(The Irish Examiner, 23 April 2019)

Written by the Press Association

“The tapes will go under the hammer at Omega Auctions in Liverpool on May 21…”

Read the article here


Armenia Flag.jpg

Turkey and France clash over remembrance of the 1915 Armenian genocide

(MercoPress, 29 April 2019)

Read the article here



“Your lot are not winning”: why are there so few British Asian footballers?

Written by Jason Murugesu

(Prospect, 23 April 2019)

“Eight per cent of the country is Asian—but Asian players make up only a tiny fraction of professional footballers. Twenty years after the FA first flagged the problem, why has so little changed?”

Read the article here





Historic Royal Palaces (HRP) is funding a scholarship for candidates accepted onto the UCL MRes in Science and Engineering in Art, Heritage and Archaeology (SEAHA). HRP particularly welcome Black, Asian and minority ethnic (BAME) applicants as a currently under-represented group both in heritage science and within their organisation: they believe that there should be better representation of diversity in this sector.

Find out more here



Are you a British citizen in need of financial support to take an industry-recognised course in film, games or television in the UK? With one month left to apply for the BAFTA Scholarship Programme, make sure you get your application in now. Each BAFTA scholar receives up to £12,000 as well as mentoring support and access to BAFTA events across the UK. Applications close on Tuesday 28 May.

Find out more here


Lande Book


“Available Open Access under CC-BY-NC licence. How can Archaeology help us understand our contemporary world? This ground-breaking book reflects on material, visual and digital culture from the Calais “Jungle” – the informal camp where, before its destruction in October 2016, more than 10,000 displaced people lived. Lande: The Calais ‘Jungle’ and Beyond reassesses how we understand ‘crisis’, activism, and the infrastructure of national borders in Refugee and Forced Migration Studies, foregrounding the politics of environments, time, and the ongoing legacies of empire. Introducing a major collaborative exhibit at Oxford’s Pitt Rivers Museum, the book argues that an anthropological focus on duration, impermanence and traces of the most recent past can recentre the ongoing human experiences of displacement in Europe today.”

Download the book here


Lande Exhibition

27 April – 29 November 2019



“Lande: The Calais ‘Jungle’ and Beyond is a major temporary exhibition at the Pitt Rivers Museum, running from 27 April to 29 November 2019. The exhibition has been made in parallel with a book, also called Lande: The Calais ‘Jungle’ and Beyond (Bristol University Press), published to coincide with the opening.

The exhibition reassembles material and visual culture that survives from the ‘Jungle’ as it existed at Calais from March 2015 to the demolitions of 2016. It does so in order to make visible the landscape of ‘borderwork’ at Calais. These range from photographs and artworks made by displaced people and undocumented children to images made by activists and artists, and from the Calais cross salvaged from the Orthodox Church at the ‘Jungle’ to a fragment of border fencing. The exhibition includes a new commission, برد خواهد را ما باد (‘The Wind Will Take Us Away’), by Majid Adin. Everything on display is on temporary loan from displaced people, activists and volunteers who lived and worked at the ‘Jungle’ three years ago.”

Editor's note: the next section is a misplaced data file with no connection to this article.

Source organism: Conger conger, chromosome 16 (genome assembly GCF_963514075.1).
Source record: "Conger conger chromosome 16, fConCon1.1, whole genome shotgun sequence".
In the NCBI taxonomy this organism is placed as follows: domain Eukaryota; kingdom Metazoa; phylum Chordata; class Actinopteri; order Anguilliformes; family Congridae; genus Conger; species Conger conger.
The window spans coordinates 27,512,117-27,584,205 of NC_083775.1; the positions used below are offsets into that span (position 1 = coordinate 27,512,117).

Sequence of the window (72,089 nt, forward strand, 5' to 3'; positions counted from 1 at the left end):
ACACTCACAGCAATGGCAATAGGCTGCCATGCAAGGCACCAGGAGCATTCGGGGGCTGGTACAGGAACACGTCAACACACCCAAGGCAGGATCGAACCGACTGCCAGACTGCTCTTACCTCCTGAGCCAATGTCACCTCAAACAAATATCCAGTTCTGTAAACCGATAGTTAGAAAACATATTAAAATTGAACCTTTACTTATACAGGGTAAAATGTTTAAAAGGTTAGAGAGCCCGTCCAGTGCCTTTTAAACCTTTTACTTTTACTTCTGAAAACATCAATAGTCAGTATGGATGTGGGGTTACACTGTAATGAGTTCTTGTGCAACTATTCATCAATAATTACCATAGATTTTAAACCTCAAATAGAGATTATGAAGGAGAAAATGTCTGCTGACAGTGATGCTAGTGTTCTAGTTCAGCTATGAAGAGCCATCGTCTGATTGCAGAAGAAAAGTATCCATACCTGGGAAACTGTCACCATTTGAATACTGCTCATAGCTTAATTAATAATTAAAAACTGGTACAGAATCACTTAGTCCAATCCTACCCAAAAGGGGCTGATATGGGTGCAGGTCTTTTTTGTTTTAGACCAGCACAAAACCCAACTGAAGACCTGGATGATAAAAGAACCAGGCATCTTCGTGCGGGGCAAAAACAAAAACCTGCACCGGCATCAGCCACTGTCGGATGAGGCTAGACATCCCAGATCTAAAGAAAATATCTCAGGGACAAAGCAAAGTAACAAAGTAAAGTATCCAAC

Find out more here

Global Code of Conduct

16 May 2019


By the School of Education and Social Work, University of Dundee

“There is a burgeoning literature around decolonising university research and Scholarship of Teaching and Learning (SOTL) to challenge the dominance of Eurocentric norms in the legitimisation of knowledges, research methods and pedagogies (Ahmed, 2012; Applebaun, 2010; Bhambra et al, 2018; Campbell, 2014; Ferguson et al, 2019; Iveković; Manathunga, 2018; Santos, 2014). Although decolonisation, itself has been identified as an elusive and slippery category – meaning different things to different scholars and initiatives – from a metaphorical approach to one grounded in the lived experiences of students and academics shaped by legacies of the colonised global south; we are in agreement with Santos’(2014) litmus test that social justice must be connected with epistemic justice…

Find out more here

Rhodes Must Fall Helen Frowe

23 May 2019


This lecture will question whether states should remove public statues of people who engaged in serious rights violations. This the 8th Annual Philosophy Public Lecture, will be given by Professor Helen Frowe, Professor of Practical Philosophy at the University of Stockholm and Director of the Stockholm Centre for the Ethics of War and Peace. The lecture will be followed by a screening of the documentary The Silence of Others. Supported by the Royal Institute of Philosophy

Find out more here

Priyamvada Gopal Insurgent Empire Book

25 May 2019



“The launch of Insurgent Empire; a timely discussion of empire and an alternative history of the UK’s tradition of dissent. Priyamvada Gopal is a senior academic and critical public figure who regularly draws attention to racism and sexism in Britain. Join her for the launch of Insurgent Empire; a timely discussion of empire and an alternative history of our country’s proud tradition of dissent. Priyamvada Gopal is University Reader in Anglophone and Related Literatures in the Faculty of English at the University of Cambridge and Fellow Churchill College. This event is part of the Norfolk and Norwich Festival.”

Find out more here

My Seditious Heart

3 June 2019



“Join us for an unmissable evening with Man Booker-winning author Arundhati Roy. She will talk to Guardian columnist and activist Owen Jones about her collected political writings, My Seditious Heart. In 1997, Roy’s debut novel, The God of Small Things, became the biggest-selling book by a non-expatriate Indian author, selling more than 8m copies in 42 languages and winning the Man Booker prize. In the two decades between her debut and her second novel, The Ministry of Utmost Happiness, she published many works of political and cultural commentary and criticism. My Seditious Heart collects the writing of those two decades, a period in which Roy dedicated herself to the political essay and to activism, and which capture a memoir of her journey as a citizen as well as a writer. Join her as she makes a radical defence of the collective and the individual in the face of political, social, financial and religious corruption. Tickets are £20 or £40 including a copy of My Seditious Heart (RRP £30). Running time: 90 minutes, no interval.”

Find out more here

The listings included here are provided only for information, not necessarily endorsement. Please let me know if any links are broken.